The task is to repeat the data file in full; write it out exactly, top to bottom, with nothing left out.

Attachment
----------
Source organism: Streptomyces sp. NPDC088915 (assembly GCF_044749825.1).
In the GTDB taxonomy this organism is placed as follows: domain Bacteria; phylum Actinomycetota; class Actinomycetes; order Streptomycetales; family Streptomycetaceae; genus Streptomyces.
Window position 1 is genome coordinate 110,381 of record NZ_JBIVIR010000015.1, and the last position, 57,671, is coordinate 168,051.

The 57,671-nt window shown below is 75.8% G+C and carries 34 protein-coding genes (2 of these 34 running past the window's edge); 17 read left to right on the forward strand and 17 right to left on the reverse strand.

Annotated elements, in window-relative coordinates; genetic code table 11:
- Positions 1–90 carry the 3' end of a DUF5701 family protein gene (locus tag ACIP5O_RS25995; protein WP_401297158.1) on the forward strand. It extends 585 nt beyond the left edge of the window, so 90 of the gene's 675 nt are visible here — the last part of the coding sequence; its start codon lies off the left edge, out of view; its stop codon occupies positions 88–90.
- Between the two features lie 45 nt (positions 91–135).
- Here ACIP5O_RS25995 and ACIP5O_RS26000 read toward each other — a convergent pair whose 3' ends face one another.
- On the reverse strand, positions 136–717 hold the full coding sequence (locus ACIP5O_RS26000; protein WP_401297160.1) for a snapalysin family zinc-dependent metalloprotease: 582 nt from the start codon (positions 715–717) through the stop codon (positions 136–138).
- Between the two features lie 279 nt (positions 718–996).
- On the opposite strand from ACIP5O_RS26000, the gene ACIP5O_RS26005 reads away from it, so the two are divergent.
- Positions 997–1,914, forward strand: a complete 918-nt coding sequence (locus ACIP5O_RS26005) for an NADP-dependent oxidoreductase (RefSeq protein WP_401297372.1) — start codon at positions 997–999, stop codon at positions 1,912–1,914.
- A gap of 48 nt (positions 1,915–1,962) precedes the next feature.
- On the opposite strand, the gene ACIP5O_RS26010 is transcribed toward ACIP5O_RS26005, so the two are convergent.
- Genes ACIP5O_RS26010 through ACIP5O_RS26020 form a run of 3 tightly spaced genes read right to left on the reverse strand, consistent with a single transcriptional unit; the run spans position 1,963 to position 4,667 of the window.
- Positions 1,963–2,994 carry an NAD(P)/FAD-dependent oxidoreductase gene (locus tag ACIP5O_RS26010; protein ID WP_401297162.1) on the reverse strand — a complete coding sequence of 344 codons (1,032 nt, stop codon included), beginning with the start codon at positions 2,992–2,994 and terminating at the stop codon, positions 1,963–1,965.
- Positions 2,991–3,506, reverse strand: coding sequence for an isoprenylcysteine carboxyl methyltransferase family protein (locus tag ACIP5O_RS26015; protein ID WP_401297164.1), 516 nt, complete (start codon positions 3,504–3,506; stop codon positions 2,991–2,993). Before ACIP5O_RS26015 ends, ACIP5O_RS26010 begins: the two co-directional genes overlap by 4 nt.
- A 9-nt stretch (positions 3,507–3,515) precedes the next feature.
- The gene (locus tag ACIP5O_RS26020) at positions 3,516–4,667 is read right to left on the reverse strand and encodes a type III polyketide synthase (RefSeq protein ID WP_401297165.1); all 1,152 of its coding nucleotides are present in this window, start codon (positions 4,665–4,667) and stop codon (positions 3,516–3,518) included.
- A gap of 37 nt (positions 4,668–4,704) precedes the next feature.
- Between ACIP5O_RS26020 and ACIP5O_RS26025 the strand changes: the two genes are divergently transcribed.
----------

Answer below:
Source organism: Streptomyces sp. NPDC088915 (assembly GCF_044749825.1).
In the GTDB taxonomy this organism is placed as follows: domain Bacteria; phylum Actinomycetota; class Actinomycetes; order Streptomycetales; family Streptomycetaceae; genus Streptomyces.
Window position 1 is genome coordinate 110,381 of record NZ_JBIVIR010000015.1, and the last position, 57,671, is coordinate 168,051.

The 57,671-nt window shown below is 75.8% G+C and carries 34 protein-coding genes (2 of these 34 running past the window's edge); 17 read left to right on the forward strand and 17 right to left on the reverse strand.

Annotated elements, in window-relative coordinates; genetic code table 11:
- Positions 1–90 carry the 3' end of a DUF5701 family protein gene (locus tag ACIP5O_RS25995; protein WP_401297158.1) on the forward strand. It extends 585 nt beyond the left edge of the window, so 90 of the gene's 675 nt are visible here — the last part of the coding sequence; its start codon lies off the left edge, out of view; its stop codon occupies positions 88–90.
- Between the two features lie 45 nt (positions 91–135).
- Here ACIP5O_RS25995 and ACIP5O_RS26000 read toward each other — a convergent pair whose 3' ends face one another.
- On the reverse strand, positions 136–717 hold the full coding sequence (locus ACIP5O_RS26000; protein WP_401297160.1) for a snapalysin family zinc-dependent metalloprotease: 582 nt from the start codon (positions 715–717) through the stop codon (positions 136–138).
- Between the two features lie 279 nt (positions 718–996).
- On the opposite strand from ACIP5O_RS26000, the gene ACIP5O_RS26005 reads away from it, so the two are divergent.
- Positions 997–1,914, forward strand: a complete 918-nt coding sequence (locus ACIP5O_RS26005) for an NADP-dependent oxidoreductase (RefSeq protein WP_401297372.1) — start codon at positions 997–999, stop codon at positions 1,912–1,914.
- A gap of 48 nt (positions 1,915–1,962) precedes the next feature.
- On the opposite strand, the gene ACIP5O_RS26010 is transcribed toward ACIP5O_RS26005, so the two are convergent.
- Genes ACIP5O_RS26010 through ACIP5O_RS26020 form a run of 3 tightly spaced genes read right to left on the reverse strand, consistent with a single transcriptional unit; the run spans position 1,963 to position 4,667 of the window.
- Positions 1,963–2,994 carry an NAD(P)/FAD-dependent oxidoreductase gene (locus tag ACIP5O_RS26010; protein ID WP_401297162.1) on the reverse strand — a complete coding sequence of 344 codons (1,032 nt, stop codon included), beginning with the start codon at positions 2,992–2,994 and terminating at the stop codon, positions 1,963–1,965.
- Positions 2,991–3,506, reverse strand: coding sequence for an isoprenylcysteine carboxyl methyltransferase family protein (locus tag ACIP5O_RS26015; protein ID WP_401297164.1), 516 nt, complete (start codon positions 3,504–3,506; stop codon positions 2,991–2,993). Before ACIP5O_RS26015 ends, ACIP5O_RS26010 begins: the two co-directional genes overlap by 4 nt.
- A 9-nt stretch (positions 3,507–3,515) precedes the next feature.
- The gene (locus tag ACIP5O_RS26020) at positions 3,516–4,667 is read right to left on the reverse strand and encodes a type III polyketide synthase (RefSeq protein ID WP_401297165.1); all 1,152 of its coding nucleotides are present in this window, start codon (positions 4,665–4,667) and stop codon (positions 3,516–3,518) included.
- A gap of 37 nt (positions 4,668–4,704) precedes the next feature.
- Between ACIP5O_RS26020 and ACIP5O_RS26025 the strand changes: the two genes are divergently transcribed.